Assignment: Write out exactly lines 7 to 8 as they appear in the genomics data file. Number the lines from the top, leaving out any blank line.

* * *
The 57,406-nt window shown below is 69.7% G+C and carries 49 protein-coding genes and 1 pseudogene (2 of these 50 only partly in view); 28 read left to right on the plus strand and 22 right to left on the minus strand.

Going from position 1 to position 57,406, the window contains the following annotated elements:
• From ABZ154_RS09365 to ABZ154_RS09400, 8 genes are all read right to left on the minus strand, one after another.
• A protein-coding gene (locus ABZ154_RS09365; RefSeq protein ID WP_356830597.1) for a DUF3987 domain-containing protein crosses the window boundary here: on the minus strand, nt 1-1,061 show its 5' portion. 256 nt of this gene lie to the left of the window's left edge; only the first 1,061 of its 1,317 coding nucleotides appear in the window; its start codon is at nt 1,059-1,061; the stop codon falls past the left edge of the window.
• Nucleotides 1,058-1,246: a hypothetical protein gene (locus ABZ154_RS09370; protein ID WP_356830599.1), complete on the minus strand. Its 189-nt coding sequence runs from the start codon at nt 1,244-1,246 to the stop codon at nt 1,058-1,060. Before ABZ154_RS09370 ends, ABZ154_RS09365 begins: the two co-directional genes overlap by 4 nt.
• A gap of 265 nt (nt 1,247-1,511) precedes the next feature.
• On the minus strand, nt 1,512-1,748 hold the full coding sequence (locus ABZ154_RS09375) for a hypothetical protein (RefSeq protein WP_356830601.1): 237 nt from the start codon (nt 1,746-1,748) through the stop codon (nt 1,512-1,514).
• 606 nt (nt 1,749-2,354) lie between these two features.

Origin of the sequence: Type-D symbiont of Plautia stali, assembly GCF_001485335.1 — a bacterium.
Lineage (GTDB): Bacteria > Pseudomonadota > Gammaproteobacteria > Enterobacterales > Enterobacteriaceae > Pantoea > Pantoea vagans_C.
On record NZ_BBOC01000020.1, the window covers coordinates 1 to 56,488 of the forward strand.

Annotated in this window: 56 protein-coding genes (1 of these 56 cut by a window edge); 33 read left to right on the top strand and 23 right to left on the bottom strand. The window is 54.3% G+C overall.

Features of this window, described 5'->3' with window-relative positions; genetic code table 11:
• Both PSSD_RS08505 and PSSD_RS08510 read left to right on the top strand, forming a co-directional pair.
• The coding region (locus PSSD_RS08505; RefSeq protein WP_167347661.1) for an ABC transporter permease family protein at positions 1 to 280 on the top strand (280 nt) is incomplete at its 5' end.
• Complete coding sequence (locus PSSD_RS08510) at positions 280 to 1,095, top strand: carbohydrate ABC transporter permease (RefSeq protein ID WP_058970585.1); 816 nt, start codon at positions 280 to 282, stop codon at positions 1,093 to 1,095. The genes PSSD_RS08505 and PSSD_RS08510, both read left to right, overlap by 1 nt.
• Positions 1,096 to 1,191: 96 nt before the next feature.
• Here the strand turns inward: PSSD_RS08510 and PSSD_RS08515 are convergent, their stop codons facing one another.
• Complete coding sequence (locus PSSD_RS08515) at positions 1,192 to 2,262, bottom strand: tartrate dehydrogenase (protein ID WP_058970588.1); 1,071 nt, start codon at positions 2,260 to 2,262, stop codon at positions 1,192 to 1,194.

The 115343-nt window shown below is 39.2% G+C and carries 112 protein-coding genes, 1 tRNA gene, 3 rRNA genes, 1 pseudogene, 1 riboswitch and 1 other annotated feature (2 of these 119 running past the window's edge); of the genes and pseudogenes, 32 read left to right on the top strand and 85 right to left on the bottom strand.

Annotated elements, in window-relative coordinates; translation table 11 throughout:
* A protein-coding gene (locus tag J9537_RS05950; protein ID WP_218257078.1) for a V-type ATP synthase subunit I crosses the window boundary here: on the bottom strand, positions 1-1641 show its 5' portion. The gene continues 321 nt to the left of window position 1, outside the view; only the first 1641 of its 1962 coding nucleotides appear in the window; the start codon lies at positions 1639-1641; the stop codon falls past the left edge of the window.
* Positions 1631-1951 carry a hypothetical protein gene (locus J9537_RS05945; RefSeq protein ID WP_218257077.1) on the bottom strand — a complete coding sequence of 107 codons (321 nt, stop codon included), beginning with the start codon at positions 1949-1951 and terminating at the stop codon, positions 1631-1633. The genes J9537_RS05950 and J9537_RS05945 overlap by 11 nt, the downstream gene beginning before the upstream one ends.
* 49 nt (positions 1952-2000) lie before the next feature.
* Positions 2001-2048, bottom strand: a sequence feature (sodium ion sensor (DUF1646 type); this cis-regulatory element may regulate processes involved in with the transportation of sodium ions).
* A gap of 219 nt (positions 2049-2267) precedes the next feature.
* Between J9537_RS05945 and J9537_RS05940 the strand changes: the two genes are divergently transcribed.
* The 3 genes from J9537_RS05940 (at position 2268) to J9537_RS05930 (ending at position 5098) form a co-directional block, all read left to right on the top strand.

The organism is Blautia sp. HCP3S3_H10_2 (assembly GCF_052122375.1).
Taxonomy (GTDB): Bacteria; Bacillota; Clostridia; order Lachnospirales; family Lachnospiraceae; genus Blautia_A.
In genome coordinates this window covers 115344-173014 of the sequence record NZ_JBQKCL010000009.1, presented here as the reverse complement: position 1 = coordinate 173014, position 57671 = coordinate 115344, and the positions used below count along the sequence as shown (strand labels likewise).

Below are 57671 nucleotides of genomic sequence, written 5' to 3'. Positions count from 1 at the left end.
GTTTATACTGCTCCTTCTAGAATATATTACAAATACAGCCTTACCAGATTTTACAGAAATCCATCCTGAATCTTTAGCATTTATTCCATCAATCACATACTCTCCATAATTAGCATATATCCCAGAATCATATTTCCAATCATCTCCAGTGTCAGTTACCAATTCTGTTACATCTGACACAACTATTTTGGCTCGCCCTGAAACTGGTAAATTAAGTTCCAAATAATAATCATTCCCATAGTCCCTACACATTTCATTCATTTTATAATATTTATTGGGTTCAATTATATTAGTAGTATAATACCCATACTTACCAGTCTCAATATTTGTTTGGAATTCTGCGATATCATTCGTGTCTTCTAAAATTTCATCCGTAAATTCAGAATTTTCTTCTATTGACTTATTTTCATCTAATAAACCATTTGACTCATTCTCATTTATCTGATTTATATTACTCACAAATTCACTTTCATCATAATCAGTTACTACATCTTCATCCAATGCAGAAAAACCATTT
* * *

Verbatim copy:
• On the minus strand, nt 1,512-1,748 hold the full coding sequence (locus ABZ154_RS09375) for a hypothetical protein (RefSeq protein WP_356830601.1): 237 nt from the start codon (nt 1,746-1,748) through the stop codon (nt 1,512-1,514).
• 606 nt (nt 1,749-2,354) lie between these two features.